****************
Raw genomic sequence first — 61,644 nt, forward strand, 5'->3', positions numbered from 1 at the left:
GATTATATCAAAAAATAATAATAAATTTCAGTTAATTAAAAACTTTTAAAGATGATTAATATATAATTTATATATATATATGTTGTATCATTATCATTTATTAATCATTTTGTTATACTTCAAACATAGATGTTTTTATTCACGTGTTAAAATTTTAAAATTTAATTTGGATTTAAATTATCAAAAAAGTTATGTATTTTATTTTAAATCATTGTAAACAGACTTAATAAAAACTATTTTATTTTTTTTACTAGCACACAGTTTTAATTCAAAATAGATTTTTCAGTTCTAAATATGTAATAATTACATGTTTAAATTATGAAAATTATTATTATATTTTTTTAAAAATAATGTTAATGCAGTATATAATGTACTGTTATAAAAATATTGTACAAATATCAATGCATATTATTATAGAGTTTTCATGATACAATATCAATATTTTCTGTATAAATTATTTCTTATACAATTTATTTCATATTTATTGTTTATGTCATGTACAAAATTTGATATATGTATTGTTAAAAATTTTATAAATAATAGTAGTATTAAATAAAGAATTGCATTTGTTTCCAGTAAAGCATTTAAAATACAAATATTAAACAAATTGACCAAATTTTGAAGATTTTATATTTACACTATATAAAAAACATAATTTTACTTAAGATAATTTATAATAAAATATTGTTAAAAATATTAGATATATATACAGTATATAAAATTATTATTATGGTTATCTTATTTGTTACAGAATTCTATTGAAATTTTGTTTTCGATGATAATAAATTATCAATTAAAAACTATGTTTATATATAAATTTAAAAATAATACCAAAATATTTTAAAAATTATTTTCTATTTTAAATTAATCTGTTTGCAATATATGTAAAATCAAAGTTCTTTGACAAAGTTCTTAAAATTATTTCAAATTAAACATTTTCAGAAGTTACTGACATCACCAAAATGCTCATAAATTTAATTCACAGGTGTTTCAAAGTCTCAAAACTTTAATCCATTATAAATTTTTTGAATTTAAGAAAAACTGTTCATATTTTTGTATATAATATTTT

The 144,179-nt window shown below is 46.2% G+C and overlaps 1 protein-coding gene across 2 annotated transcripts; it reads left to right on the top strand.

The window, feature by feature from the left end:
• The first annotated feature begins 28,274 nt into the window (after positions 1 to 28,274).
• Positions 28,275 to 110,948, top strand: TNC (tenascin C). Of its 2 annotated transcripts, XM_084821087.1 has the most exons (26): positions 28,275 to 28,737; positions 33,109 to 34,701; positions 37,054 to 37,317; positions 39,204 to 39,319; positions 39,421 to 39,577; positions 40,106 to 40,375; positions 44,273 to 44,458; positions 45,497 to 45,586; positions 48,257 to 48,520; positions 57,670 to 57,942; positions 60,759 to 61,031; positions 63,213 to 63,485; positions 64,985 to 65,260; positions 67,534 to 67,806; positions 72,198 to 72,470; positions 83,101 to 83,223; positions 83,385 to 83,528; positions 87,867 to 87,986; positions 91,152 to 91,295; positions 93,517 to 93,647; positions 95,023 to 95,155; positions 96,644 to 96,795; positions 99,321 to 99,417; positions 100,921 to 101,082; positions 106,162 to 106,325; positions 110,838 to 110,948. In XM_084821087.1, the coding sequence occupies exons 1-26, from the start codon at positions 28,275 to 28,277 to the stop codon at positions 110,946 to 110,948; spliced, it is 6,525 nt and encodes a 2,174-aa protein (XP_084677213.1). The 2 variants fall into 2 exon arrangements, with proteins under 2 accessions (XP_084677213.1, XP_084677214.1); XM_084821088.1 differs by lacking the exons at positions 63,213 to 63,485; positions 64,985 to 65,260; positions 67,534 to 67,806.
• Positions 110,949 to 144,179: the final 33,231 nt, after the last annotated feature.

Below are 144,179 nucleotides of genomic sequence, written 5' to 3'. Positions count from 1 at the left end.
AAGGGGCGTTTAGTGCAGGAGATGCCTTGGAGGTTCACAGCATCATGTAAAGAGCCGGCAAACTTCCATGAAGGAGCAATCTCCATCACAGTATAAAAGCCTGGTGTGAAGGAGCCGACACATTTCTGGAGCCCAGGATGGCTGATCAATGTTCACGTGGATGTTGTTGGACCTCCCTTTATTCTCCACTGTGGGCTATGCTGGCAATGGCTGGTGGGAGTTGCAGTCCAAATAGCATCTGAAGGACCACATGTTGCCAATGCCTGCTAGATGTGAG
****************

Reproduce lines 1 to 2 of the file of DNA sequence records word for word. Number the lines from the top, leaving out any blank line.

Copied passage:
Raw genomic sequence first — 61,644 nt, forward strand, 5'->3', positions numbered from 1 at the left:
GATTATATCAAAAAATAATAATAAATTTCAGTTAATTAAAAACTTTTAAAGATGATTAATATATAATTTATATATATATATGTTGTATCATTATCATTTATTAATCATTTTGTTATACTTCAAACATAGATGTTTTTATTCACGTGTTAAAATTTTAAAATTTAATTTGGATTTAAATTATCAAAAAAGTTATGTATTTTATTTTAAATCATTGTAAACAGACTTAATAAAAACTATTTTATTTTTTTTACTAGCACACAGTTTTAATTCAAAATAGATTTTTCAGTTCTAAATATGTAATAATTACATGTTTAAATTATGAAAATTATTATTATATTTTTTTAAAAATAATGTTAATGCAGTATATAATGTACTGTTATAAAAATATTGTACAAATATCAATGCATATTATTATAGAGTTTTCATGATACAATATCAATATTTTCTGTATAAATTATTTCTTATACAATTTATTTCATATTTATTGTTTATGTCATGTACAAAATTTGATATATGTATTGTTAAAAATTTTATAAATAATAGTAGTATTAAATAAAGAATTGCATTTGTTTCCAGTAAAGCATTTAAAATACAAATATTAAACAAATTGACCAAATTTTGAAGATTTTATATTTACACTATATAAAAAACATAATTTTACTTAAGATAATTTATAATAAAATATTGTTAAAAATATTAGATATATATACAGTATATAAAATTATTATTATGGTTATCTTATTTGTTACAGAATTCTATTGAAATTTTGTTTTCGATGATAATAAATTATCAATTAAAAACTATGTTTATATATAAATTTAAAAATAATACCAAAATATTTTAAAAATTATTTTCTATTTTAAATTAATCTGTTTGCAATATATGTAAAATCAAAGTTCTTTGACAAAGTTCTTAAAATTATTTCAAATTAAACATTTTCAGAAGTTACTGACATCACCAAAATGCTCATAAATTTAATTCACAGGTGTTTCAAAGTCTCAAAACTTTAATCCATTATAAATTTTTTGAATTTAAGAAAAACTGTTCATATTTTTGTATATAATATTTT